Document Detail


Diffusion tensor imaging white matter endophenotypes in patients with schizophrenia or psychotic bipolar disorder and their relatives.
MedLine Citation:
PMID:  23771210     Owner:  NLM     Status:  MEDLINE    
Abstract/OtherAbstract:
OBJECTIVE Both schizophrenia and bipolar disorder are hypothesized to involve disordered brain connectivity. Prior studies show low white matter integrity, measured with diffusion tensor imaging, for both disorders. The authors studied disease specificity and endophenotypic status of these abnormalities by examining patients and their unaffected relatives. METHOD The 513 participants included probands with schizophrenia, probands with psychotic bipolar disorder, their first-degree relatives, and healthy comparison subjects. Fractional anisotropy measures of white matter integrity were collected at two sites as a part of the Bipolar-Schizophrenia Network on Intermediate Phenotypes project. Relatives with cluster A or B personality characteristics were further examined. RESULTS Both the probands with schizophrenia and those with psychotic bipolar disorder showed lower fractional anisotropy than the comparison subjects in multiple white matter regions; differences were more marked in schizophrenia. No significant differences existed between proband groups, but in some brain regions scores on a measure of the dimensional continuum between schizophrenia and bipolar disorder, the Schizo-Bipolar Scale, showed correlations with fractional anisotropy. Many regions affected in schizophrenia probands showed similar but smaller effects in relatives, with a continuous fractional anisotropy decrease from healthy subjects to relatives to cluster A/B relatives to probands. The pattern for psychotic bipolar disorder was similar but involved fewer brain regions. Effects in bipolar relatives were limited to younger subjects. Fractional anisotropy decreased with age in all groups; this decrease was exaggerated in schizophrenia but not psychotic bipolar disorder. CONCLUSIONS Fractional anisotropy was highly heritable, supporting its value as a potential endophenotype.
Authors:
Pawel Skudlarski; David J Schretlen; Gunvant K Thaker; Michael C Stevens; Matcheri S Keshavan; John A Sweeney; Carol A Tamminga; Brett A Clementz; Kasey O'Neil; Godfrey D Pearlson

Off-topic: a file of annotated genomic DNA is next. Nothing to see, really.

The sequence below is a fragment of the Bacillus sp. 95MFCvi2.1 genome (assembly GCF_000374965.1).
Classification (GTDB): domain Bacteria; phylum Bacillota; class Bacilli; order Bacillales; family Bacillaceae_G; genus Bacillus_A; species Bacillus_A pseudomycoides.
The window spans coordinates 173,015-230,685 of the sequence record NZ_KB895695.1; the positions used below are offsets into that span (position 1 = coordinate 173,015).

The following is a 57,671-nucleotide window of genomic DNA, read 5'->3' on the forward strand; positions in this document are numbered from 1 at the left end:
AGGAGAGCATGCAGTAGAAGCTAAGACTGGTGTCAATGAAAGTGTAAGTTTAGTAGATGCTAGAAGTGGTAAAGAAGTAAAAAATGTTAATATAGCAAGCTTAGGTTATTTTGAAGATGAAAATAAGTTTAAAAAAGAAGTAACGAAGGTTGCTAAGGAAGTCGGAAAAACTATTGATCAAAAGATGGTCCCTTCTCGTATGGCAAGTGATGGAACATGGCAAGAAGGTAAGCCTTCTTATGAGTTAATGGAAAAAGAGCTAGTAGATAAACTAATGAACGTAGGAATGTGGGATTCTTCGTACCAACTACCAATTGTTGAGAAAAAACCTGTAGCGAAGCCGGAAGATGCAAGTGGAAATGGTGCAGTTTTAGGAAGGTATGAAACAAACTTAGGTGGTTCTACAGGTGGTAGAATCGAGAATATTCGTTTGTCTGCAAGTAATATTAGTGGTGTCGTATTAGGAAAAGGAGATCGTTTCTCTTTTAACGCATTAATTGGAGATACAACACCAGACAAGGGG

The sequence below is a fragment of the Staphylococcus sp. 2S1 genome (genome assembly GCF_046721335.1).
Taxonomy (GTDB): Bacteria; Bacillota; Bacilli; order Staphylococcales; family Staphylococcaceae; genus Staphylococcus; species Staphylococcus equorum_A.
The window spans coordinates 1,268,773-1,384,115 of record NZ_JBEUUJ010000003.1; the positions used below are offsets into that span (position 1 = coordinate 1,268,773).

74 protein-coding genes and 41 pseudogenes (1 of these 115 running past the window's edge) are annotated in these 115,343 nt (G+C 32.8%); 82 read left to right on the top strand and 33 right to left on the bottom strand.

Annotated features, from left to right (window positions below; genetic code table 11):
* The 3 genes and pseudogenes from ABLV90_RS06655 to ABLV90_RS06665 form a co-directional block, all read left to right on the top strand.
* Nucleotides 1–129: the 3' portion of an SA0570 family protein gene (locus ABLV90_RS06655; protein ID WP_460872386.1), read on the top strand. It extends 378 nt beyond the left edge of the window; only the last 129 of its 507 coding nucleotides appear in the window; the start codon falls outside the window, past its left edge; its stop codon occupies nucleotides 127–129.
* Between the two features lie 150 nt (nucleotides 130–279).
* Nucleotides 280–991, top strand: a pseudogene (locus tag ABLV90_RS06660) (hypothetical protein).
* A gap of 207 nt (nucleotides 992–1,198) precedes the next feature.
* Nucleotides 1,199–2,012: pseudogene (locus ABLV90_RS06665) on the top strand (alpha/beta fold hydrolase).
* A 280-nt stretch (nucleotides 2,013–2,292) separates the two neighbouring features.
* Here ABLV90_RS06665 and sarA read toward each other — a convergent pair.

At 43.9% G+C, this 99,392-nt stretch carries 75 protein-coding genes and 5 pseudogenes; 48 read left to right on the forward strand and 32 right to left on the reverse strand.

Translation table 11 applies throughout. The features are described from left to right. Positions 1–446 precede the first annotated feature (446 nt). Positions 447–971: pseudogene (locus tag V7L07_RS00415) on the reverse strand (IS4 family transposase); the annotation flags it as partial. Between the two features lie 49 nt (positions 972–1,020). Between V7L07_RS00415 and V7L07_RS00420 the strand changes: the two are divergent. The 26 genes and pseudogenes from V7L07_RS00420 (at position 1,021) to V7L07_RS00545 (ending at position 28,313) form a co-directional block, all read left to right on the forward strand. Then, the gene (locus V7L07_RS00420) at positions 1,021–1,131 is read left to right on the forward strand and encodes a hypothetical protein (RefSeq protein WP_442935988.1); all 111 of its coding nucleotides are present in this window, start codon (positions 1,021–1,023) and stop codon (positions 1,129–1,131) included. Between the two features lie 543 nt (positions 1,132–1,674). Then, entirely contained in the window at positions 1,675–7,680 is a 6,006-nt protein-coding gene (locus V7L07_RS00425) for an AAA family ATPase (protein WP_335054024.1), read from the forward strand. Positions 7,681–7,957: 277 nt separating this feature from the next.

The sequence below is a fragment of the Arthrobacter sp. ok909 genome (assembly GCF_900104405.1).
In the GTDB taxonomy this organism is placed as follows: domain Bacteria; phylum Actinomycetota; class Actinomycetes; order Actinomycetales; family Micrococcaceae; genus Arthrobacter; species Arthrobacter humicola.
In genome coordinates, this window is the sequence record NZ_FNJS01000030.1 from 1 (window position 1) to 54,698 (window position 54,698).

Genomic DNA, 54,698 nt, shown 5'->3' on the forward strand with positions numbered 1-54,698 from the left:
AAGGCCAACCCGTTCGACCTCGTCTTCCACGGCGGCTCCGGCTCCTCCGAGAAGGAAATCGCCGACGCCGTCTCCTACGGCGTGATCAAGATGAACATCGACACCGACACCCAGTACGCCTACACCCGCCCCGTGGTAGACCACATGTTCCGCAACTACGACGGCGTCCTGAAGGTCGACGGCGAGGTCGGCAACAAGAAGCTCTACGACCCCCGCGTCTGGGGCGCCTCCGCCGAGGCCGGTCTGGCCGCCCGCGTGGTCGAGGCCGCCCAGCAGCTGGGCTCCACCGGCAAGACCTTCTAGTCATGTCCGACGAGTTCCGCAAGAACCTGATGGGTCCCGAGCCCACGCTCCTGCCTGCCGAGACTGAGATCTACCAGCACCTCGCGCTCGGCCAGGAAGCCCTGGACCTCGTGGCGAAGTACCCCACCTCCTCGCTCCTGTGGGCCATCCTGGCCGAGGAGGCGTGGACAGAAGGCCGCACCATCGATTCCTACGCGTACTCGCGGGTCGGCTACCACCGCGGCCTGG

Publication Detail:
Type:  Journal Article; Research Support, N.I.H., Extramural; Research Support, Non-U.S. Gov't    
Journal Detail:
Title:  The American journal of psychiatry     Volume:  170     ISSN:  1535-7228     ISO Abbreviation:  Am J Psychiatry     Publication Date:  2013 Aug 
Date Detail:
Created Date:  2013-08-01     Completed Date:  2013-09-30     Revised Date:  2013-12-16    
Medline Journal Info:
Nlm Unique ID:  0370512     Medline TA:  Am J Psychiatry     Country:  United States    
Other Details:
Languages:  eng     Pagination:  886-98     Citation Subset:  AIM; IM    
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MeSH Terms
Descriptor/Qualifier:
Age Factors
Anisotropy
Bipolar Disorder / diagnosis,  genetics*,  physiopathology,  psychology*
Brain / pathology*,  physiopathology
Diffusion Tensor Imaging*
Dominance, Cerebral / physiology
Endophenotypes*
Genetic Predisposition to Disease / genetics
Humans
Image Interpretation, Computer-Assisted
Leukoencephalopathies / diagnosis,  genetics*,  physiopathology,  psychology
Nerve Net / pathology,  physiopathology
Phenotype
Psychiatric Status Rating Scales
Reference Values
Schizophrenia / diagnosis,  genetics*,  physiopathology
Schizophrenic Psychology*
Statistics as Topic
Grant Support
ID/Acronym/Agency:
MH-077851/MH/NIMH NIH HHS; MH-077862/MH/NIMH NIH HHS; MH-78113/MH/NIMH NIH HHS; R01 MH-074797/MH/NIMH NIH HHS; R01 MH-077945/MH/NIMH NIH HHS; R37 MH-43375/MH/NIMH NIH HHS
Comments/Corrections
Comment In:
Am J Psychiatry. 2013 Nov 1;170(11):1223-5   [PMID:  24185234 ]

From MEDLINE®/PubMed®, a database of the U.S. National Library of Medicine


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